DE102006029864A1 (en) * 2006-06-28 2008-01-03 Biotronik Crm Patent Ag Electrode means for Elektrodaignose and / or therapy
EP1872825A3 (en) * 2006-06-28 2008-01-23 BIOTRONIK CRM Patent AG Electrode device for electro-diagnosis and/or electrotherapy
EP1872825A2 (en) 2006-06-28 2008-01-02 BIOTRONIK CRM Patent AG Electrode device for electro-diagnosis and/or electrotherapy
WO2008032249A3 (en) * 2006-09-11 2008-06-12 Bernd David Catheter and medical assembly
JP2010502349A (en) * 2006-09-11 2010-01-28 コーニンクレッカ フィリップス エレクトロニクス エヌ ヴィ Catheter and a medical assembly
WO2008032249A2 (en) 2006-09-11 2008-03-20 Koninklijke Philips Electronics N.V. Catheter and medical assembly
US8565857B2 (en) 2006-09-11 2013-10-22 Koninklijke Philips N.V. Catheter and medical assembly
WO2008107838A1 (en) * 2007-03-07 2008-09-12 Koninklijke Philips Electronics N.V. Apparatus and method for applying energy within an object
US8260433B2 (en) 2007-03-07 2012-09-04 Koninklijke Philips Electronics N.V. Apparatus and method for applying energy within an object
WO2014066010A1 (en) * 2012-10-23 2014-05-01 Medtronic, Inc. Mr-compatible implantable medical lead
US8868208B2 (en) 2012-10-23 2014-10-21 Medtronic, Inc. MR-compatible implantable medical lead
US9089695B2 (en) 2012-10-23 2015-07-28 Medtronic, Inc. MR-compatible implantable medical lead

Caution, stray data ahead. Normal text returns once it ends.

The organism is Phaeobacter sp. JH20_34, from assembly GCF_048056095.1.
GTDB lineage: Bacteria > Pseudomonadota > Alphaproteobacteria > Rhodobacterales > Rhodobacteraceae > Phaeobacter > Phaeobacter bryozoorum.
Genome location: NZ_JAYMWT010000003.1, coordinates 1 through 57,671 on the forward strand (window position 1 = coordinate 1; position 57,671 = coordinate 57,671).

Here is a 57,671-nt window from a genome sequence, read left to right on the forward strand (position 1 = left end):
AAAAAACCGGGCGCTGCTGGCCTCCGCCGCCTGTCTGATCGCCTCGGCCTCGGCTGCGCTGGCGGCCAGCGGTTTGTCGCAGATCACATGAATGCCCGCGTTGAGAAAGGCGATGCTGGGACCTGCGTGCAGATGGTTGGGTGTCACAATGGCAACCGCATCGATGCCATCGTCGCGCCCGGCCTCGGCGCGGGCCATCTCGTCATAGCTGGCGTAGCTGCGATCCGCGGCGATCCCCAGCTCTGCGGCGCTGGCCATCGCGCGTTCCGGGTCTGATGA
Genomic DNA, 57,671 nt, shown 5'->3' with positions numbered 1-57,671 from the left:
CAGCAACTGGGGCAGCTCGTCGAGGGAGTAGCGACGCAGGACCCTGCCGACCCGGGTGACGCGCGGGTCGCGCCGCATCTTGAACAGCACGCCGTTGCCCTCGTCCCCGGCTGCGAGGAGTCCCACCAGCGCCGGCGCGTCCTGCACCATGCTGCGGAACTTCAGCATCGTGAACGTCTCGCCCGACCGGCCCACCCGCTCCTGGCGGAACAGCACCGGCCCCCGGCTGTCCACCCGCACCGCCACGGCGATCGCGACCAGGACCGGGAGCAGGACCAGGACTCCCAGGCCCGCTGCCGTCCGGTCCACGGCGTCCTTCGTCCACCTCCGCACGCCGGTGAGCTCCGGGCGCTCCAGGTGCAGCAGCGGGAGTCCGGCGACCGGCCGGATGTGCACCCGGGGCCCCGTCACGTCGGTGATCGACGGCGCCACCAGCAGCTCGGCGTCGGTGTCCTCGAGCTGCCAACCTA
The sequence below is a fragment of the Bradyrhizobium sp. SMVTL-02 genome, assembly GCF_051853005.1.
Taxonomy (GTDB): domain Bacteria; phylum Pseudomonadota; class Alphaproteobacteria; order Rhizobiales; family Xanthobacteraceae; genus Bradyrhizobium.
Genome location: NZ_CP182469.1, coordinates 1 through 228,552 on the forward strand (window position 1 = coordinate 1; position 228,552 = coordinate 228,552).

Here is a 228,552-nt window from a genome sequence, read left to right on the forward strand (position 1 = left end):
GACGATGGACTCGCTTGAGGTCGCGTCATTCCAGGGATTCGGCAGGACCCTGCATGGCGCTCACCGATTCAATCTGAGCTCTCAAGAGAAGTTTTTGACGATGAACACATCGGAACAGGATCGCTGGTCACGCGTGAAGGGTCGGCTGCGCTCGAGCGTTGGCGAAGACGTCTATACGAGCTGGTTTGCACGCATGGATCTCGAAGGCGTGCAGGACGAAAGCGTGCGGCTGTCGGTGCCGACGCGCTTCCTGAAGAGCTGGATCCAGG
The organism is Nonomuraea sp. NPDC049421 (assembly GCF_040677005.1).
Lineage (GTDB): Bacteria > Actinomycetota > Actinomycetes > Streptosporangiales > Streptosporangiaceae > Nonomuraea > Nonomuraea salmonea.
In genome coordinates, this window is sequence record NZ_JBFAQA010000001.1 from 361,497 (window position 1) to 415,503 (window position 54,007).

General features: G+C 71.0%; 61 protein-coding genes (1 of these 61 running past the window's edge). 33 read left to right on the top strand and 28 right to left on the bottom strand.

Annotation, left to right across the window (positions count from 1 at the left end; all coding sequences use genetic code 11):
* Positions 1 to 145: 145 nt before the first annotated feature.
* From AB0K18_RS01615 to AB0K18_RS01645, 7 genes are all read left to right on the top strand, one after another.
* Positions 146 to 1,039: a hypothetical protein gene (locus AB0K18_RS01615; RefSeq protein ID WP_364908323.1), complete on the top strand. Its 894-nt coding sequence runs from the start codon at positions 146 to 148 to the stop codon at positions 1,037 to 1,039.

EP3067090A1 (en) 2015-03-10 2016-09-14 BIOTRONIK SE & Co. KG Electrode device for electrodiagnosis and/or electrotherapy and implant comprising an electrode device

Also Published As

Publication number Publication date Type
US20070100232A1 (en) 2007-05-03 application
EP1691704B1 (en) 2015-06-17 grant
US7896873B2 (en) 2011-03-01 grant
EP1691704A1 (en) 2006-08-23 application

Similar Documents

Publication Publication Date Title
US3472234A (en) Body organ electrode
US5342414A (en) Transvenous defibrillation lead
US6871085B2 (en) Cardiac vein lead and guide catheter
US6611720B2 (en) High torque catheter possessing multi-directional deflectability and methods thereof
US6456890B2 (en) Lead with polymeric tubular liner for guidewire and stylet insertion
US6085117A (en) Method of defibrillating employing coronary sinus and external patch electrodes
US4573473A (en) Cardiac mapping probe
US5800496A (en) Medical electrical lead having a crush resistant lead body
US6925334B1 (en) Implantable medical lead having multiple, jointly insulated electrical conductors
US6907296B1 (en) Implantable cardiac lead having convenient implant location identification and method of manufacture
US6869414B2 (en) Pre-shaped catheter with proximal articulation and pre-formed distal end
US7130700B2 (en) Multilumen body for an implantable medical device
US6456889B2 (en) Lead with polymeric tubular liner for guidewire and stylet insertion
US20050080471A1 (en) Lead body construction
US20090259272A1 (en) Bundle of his stimulation system